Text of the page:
Spidercam

From Wikipedia, the free encyclopedia
Jump to: navigation, search
The Spidercam (upper right) in action prior to a football match

The Spidercam is a system which enables film and television cameras to move both vertically and horizontally over a predetermined area, typically the playing field of a sporting event such as a cricket pitch, football field or a tennis court. The name "Spidercam" is a trademark. The Spidercam is very similar to the Skycam, which preceded it, having been invented in the United States in 1984.

The Spidercam operates with four motorized winches positioned at each corner at the base of the covered area, each of which controls a Kevlar cable connected to a gyro-stabilized camera-carrier, or dolly. By controlling the winding and unwinding of the cables, the system allows the dolly to reach any position in the three-dimensional space. The inputs of the Spidercam "pilot" are processed by software which forwards the commands to the winches via fiber optic cables. Two of the Kevlar cables also have fiber optic cables woven into them to carry commands to the camera and the remote head, and bring the camera's high definition signal back to the control station. The remote head, which houses the camera, provides pan and tilt movement and includes the lens remote which controls focus, zoom and irising. A gyro sensor in the dolly stabilises the horizon. A specially trained Spidercam camera operator controls the camera.

History[edit]

Jens C. Peters, the founder of CCSytems Inc., developed the Spidercam system. The Austrian company began in 2000 specifically to create a fully functional cable-suspension system for a camera transporting device, capable of moving not only laterally or horizontally along the ground, but also vertically, thus providing full three-dimensional movement while covering wide areas both indoors as well as outdoors, using standardised and reliable components as modules.

The first successful test of the system took place in a large event hall in Carinthia, Austria in 2003. In 2004 the system was employed for the first time on a television production in Austria. That same year, Peters teamed up with the German company PMT Professional Motion Technology GmbH, a rental house specialized in camera motion technology. After some modifications inspired by PMT, the Spidercam entered the market. Its initial uses were for live events such as concerts—Kylie Minogue in Australia, Robbie Williams in Great Britain and The Police in Argentina—television programs such as the Eurovision Song Contest in Greece and Finland, and major sporting events such as the European Swimming Cup in Hungary, Red Bull X-Fighters in Mexico and Spain and international football matches. PMT also provides a system for 35mm film cameras.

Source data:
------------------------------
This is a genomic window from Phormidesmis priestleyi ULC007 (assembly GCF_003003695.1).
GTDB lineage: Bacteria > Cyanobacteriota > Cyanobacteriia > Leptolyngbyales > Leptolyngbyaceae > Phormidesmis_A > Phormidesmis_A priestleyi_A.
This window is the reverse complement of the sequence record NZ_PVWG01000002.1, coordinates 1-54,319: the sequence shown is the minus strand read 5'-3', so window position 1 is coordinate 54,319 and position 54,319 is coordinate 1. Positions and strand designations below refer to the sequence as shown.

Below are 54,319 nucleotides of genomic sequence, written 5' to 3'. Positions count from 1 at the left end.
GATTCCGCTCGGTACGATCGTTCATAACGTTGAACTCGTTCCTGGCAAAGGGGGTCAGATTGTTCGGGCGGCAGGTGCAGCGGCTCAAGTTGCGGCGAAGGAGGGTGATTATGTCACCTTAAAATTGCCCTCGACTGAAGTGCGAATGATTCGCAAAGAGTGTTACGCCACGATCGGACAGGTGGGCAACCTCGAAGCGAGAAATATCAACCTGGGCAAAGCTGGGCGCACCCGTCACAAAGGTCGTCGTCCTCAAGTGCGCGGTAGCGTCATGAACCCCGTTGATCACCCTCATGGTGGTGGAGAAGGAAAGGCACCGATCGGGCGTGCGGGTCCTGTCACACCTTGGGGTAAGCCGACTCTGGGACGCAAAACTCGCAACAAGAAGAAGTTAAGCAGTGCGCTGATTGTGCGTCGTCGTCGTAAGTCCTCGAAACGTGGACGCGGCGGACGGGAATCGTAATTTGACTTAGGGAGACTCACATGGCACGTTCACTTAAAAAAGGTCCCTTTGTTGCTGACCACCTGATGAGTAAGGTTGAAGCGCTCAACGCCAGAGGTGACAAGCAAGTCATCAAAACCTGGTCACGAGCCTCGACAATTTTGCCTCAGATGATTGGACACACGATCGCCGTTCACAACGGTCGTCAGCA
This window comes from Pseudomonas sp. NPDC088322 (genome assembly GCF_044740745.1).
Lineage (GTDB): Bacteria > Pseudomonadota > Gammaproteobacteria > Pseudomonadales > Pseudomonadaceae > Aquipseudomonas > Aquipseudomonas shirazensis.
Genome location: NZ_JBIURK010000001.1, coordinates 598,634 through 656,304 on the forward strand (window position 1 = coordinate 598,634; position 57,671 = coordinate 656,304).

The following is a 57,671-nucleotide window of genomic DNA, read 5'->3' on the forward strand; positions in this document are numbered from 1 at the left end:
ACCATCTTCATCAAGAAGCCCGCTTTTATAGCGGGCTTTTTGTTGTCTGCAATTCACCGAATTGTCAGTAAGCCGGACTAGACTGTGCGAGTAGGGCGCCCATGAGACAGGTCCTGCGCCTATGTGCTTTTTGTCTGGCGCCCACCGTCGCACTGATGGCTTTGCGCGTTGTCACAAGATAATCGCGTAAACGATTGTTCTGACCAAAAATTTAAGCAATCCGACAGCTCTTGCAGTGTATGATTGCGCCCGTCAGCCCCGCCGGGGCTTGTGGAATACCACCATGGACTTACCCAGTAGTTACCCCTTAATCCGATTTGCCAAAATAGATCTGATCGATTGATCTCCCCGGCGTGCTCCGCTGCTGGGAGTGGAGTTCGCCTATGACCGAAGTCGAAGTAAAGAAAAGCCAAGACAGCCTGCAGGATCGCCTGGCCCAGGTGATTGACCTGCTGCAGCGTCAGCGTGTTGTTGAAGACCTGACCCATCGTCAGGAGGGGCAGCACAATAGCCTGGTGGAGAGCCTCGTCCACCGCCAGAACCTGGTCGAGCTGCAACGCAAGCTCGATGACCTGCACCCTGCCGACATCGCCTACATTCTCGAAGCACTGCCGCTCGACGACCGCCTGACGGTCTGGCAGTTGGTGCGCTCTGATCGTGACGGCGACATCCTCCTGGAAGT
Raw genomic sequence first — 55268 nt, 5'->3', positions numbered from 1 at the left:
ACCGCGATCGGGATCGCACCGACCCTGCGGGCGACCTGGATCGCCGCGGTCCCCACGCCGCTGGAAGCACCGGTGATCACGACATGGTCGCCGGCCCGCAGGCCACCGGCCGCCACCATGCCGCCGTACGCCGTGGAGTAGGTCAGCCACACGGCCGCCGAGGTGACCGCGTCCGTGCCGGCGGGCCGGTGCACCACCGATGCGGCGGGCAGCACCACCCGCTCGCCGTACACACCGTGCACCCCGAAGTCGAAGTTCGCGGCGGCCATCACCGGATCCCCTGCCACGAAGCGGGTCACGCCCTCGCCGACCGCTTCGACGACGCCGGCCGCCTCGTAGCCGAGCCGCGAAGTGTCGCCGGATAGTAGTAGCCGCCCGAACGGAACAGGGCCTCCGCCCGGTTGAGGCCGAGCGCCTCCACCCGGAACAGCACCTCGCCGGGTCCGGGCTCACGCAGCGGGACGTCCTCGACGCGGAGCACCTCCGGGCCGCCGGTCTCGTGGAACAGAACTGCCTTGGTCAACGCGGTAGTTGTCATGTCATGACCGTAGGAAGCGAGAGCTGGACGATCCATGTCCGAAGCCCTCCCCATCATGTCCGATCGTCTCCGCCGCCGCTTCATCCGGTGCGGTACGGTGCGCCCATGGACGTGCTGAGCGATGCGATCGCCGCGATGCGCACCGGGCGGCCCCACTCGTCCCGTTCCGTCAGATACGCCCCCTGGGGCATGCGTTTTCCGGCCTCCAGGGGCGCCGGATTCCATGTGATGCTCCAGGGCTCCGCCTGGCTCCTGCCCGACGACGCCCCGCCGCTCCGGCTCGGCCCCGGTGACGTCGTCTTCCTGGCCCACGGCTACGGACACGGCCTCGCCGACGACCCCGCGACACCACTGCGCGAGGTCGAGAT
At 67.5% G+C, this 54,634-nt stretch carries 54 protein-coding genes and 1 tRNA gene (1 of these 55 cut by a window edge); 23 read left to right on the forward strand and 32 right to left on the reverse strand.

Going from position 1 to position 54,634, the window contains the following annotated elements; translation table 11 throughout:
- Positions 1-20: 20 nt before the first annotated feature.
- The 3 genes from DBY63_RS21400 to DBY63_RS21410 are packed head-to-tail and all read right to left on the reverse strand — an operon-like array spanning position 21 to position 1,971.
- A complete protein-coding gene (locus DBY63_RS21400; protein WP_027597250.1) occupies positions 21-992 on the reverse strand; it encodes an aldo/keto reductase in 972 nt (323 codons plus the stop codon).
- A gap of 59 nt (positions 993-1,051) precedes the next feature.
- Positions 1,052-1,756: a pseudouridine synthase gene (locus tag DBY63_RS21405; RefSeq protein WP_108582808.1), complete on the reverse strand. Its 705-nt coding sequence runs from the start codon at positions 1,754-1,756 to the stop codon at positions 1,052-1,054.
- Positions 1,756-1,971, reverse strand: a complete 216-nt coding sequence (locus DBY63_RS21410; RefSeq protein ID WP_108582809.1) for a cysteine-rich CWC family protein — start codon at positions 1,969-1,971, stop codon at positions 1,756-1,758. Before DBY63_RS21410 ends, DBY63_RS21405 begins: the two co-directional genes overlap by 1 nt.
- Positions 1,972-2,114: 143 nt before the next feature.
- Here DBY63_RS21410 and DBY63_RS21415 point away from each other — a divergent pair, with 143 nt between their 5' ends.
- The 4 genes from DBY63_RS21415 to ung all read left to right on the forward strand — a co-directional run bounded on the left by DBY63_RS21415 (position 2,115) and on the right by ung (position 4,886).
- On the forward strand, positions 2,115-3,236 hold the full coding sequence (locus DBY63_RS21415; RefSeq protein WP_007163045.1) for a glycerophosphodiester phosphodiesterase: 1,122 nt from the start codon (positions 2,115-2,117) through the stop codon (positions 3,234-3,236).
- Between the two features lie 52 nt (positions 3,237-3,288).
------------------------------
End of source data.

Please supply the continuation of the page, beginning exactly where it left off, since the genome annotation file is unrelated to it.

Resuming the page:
A new partner, the Austrian businessman Herbert Neff, joined Peters in 2007 and a new company, Spidercam GmbH, was founded. Since then further business relationships have been created in a number of countries, such as Sweden, Great Britain, France, Portugal, Italy, Poland, Tunisia, Australia and China, which provide staff, equipment and local know-how for the broadcast and film-production companies in those countries. To meet the growing demand for spidercam services, spidercam GmbH offers workshops for prospective operators, with the goal of guaranteeing the highest quality and safety standards.

Spidercam Gmbh has an in-house engineering department which works on improving the Spidercam and developing special applications to meet customer requests. Currently[when?] work is being done on a completely revised and new system, to be called spidercam MkII.

In cricket, Spidercam was first used in the Indian Cricket League (ICL), followed by the semi-finals of the 2010 Indian Premier League (IPL) in Mumbai and then in Champions League Twenty20 in South Africa. It was used for the first time in a test match at The Gabba in Brisbane during the 2012 South African tour of Australia.[1]

See also[edit]

References[edit]

  1. ^ Channel Nine Television coverage Monday 12th November

External links[edit]